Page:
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Social distortions

Piercing A Novel Ryu Murakami Translated from the Japanese by Ralph McCarthy Penguin: 186 pp., $13 paper

April 22, 2007|Karrie Higgins | Karrie Higgins is a writer based in Portland, Ore.

THAT bad boy of Japanese literature, Ryu Murakami, wants Japan to embrace Western individualism -- to reject "blind" obsequiousness and instead act on personal judgment for the betterment of self and community. In Japan, where the word for "different" often means "wrong," Western individualism gets lost in translation. But as traditional Japanese society crumbles, so do traditional conceptions of identity. Perhaps this is why Murakami's novels so often explore the abandoned, abused and dispossessed: They represent, in microcosm, Japan's cultural crisis. Set adrift, his characters must confront themselves as individuals. In his novel "Piercing," now published in English, two child-abuse survivors confront how their bodies and souls have been pierced, and more crucially, how their survival strategies threaten to sever them from humanity.

"Piercing" could easily fall into cliche. Its saving grace is Murakami's masterful use of third-person perspective. The 1994 novel opens with Kawashima Masayuki, a talented graphic designer, loving father and doting husband who is haunted by horrific childhood abuse. His mother used to pry open his eyelids and hold lighted cigarettes near them; she tied him to water pipes, stabbed his arms and legs with pencils and hit him with milk bottles. Kawashima is hovering over his sleeping infant daughter, admiring her exposed neck and chest -- "whiter and softer even than the bread" that his wife, Yoko, bakes. He feels compelled to stab his baby with an ice pick.

A lesser author might have chosen to write in the first person. But that would be too intimate, too much like a confession. Kawashima would never allow that kind of access. Yet the distance feels almost perversely close, more honest. This, after all, is how Kawashima experiences himself: After touching his baby's cheek with the ice pick, he flees his apartment and heads to a convenience store, where he feels a familiar sensation, "as if he'd separated from his own body and was waiting a short distance away." As a child, he used this tactic, separating from himself as his body endured beatings. Now, he decides he must stab a woman with an ice pick -- as he stabbed a girlfriend long ago -- to relieve his sick compulsion. This woman, he later decides, should be a prostitute. He will slice her Achilles tendons first, while she is alive. Given the brutality of the fantasy, one questions Kawashima's reliability; he could be a serial murderer. But an unreliable third-person narrator? The amplified sense of alienation raises the hair on your neck.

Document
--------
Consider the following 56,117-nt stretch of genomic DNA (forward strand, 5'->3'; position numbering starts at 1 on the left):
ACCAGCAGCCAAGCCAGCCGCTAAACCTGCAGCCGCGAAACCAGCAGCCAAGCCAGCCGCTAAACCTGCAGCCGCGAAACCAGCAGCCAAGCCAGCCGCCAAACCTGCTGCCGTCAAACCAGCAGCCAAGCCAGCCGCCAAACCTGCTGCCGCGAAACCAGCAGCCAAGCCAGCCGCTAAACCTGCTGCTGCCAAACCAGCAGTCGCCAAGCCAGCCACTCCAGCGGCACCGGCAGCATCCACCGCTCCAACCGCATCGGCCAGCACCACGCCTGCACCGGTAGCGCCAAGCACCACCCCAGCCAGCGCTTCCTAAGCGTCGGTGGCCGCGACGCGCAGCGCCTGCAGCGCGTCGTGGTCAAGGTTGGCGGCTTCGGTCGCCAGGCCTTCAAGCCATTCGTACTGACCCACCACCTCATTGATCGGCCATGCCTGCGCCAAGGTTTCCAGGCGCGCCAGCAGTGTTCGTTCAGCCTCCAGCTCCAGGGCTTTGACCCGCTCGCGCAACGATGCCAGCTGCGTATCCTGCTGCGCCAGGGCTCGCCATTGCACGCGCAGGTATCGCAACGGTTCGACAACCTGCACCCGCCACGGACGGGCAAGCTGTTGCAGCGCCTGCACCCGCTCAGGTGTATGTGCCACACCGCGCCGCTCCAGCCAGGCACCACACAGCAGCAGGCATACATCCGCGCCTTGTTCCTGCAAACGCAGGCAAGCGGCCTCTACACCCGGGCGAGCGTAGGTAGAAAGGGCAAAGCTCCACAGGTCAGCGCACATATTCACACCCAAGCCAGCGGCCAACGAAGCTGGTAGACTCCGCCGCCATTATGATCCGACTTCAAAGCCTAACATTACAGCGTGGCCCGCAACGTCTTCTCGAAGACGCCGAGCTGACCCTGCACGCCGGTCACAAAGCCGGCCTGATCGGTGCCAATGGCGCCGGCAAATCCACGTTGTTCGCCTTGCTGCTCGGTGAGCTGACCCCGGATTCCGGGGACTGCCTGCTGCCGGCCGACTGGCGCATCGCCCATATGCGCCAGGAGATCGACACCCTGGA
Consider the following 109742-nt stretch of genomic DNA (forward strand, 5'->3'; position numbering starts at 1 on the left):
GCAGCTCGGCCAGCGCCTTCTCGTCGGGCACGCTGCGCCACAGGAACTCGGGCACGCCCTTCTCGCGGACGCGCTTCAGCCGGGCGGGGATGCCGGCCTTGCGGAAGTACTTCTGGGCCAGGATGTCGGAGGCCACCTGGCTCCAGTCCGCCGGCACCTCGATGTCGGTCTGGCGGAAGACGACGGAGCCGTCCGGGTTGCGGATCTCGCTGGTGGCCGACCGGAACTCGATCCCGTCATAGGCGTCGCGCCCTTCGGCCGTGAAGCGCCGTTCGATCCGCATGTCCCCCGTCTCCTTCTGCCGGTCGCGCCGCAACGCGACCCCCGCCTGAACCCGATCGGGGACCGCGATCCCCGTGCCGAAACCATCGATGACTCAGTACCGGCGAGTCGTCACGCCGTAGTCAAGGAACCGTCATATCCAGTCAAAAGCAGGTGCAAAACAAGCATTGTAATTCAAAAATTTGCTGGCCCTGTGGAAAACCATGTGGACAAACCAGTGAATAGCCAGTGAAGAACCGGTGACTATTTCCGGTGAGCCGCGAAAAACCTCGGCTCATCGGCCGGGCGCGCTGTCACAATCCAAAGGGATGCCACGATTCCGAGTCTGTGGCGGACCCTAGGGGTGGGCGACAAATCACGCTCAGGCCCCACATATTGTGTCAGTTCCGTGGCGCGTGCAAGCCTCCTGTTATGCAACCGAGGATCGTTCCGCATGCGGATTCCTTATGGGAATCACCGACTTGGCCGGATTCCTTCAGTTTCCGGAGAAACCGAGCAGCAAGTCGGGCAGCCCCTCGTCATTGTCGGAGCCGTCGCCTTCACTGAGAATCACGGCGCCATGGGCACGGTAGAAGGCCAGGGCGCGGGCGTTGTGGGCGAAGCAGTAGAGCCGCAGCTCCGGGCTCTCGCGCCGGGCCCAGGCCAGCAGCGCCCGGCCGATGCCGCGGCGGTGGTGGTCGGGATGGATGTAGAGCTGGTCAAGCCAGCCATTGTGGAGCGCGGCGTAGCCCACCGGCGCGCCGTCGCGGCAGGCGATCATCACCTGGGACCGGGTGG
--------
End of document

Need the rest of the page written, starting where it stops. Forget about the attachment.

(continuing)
We meet Chiaki, the prostitute, in the third person as well. Here again, we feel intimacy through distance. This sexual abuse survivor gulps down sedatives, cuts her thighs with a Swiss Army knife and has pierced her own nipple. She recalls guiding a gym teacher's hand into her underwear once, thinking that is what men like. She hears a voice -- called "you-know-who" -- and has multiple selves. Her character borders on psychological stereotype. But as with Kawashima, the arm's-length perspective reveals the depth of her alienation.

When Kawashima and Chiaki finally meet in a hotel room, the story slips seamlessly back and forth between each one's perspective. But this should not be confused with an omniscient narrator: There is no outside voice, no exposition to suture these two vantages. They don't share experiences so much as distort them through their own warped lenses.

Given that Murakami urges individualism, one wonders about this alienation -- the deadliest side effect of Western culture. But this is the point: When individualism gets lost in translation, it develops pathologically, unbridled, unchecked. There is a moment when others could have intervened -- when Chiaki screams so loudly she disturbs fellow hotel guests and a desk clerk calls to check on them. The call is only halfhearted. Kawashima and Chiaki, as usual, are left to their own devices.

After a gruesome, Tarantino-worthy battle, Chiaki feels connected to her would-be killer. Kawashima isn't like any man she's ever known. She senses his alienation and doesn't want him to return to his wife. She wonders whether she secretly wants to be stabbed. And he realizes that he became one with his mother when he put the ice pick to Chiaki's belly. But what does this connection mean? Chiaki offers a kind of solution, piercing her other nipple as he watches -- laying pain bare. Whether the cycle of abuser and abused continues remains ambiguous. But their shared alienation feels like a new survival strategy.

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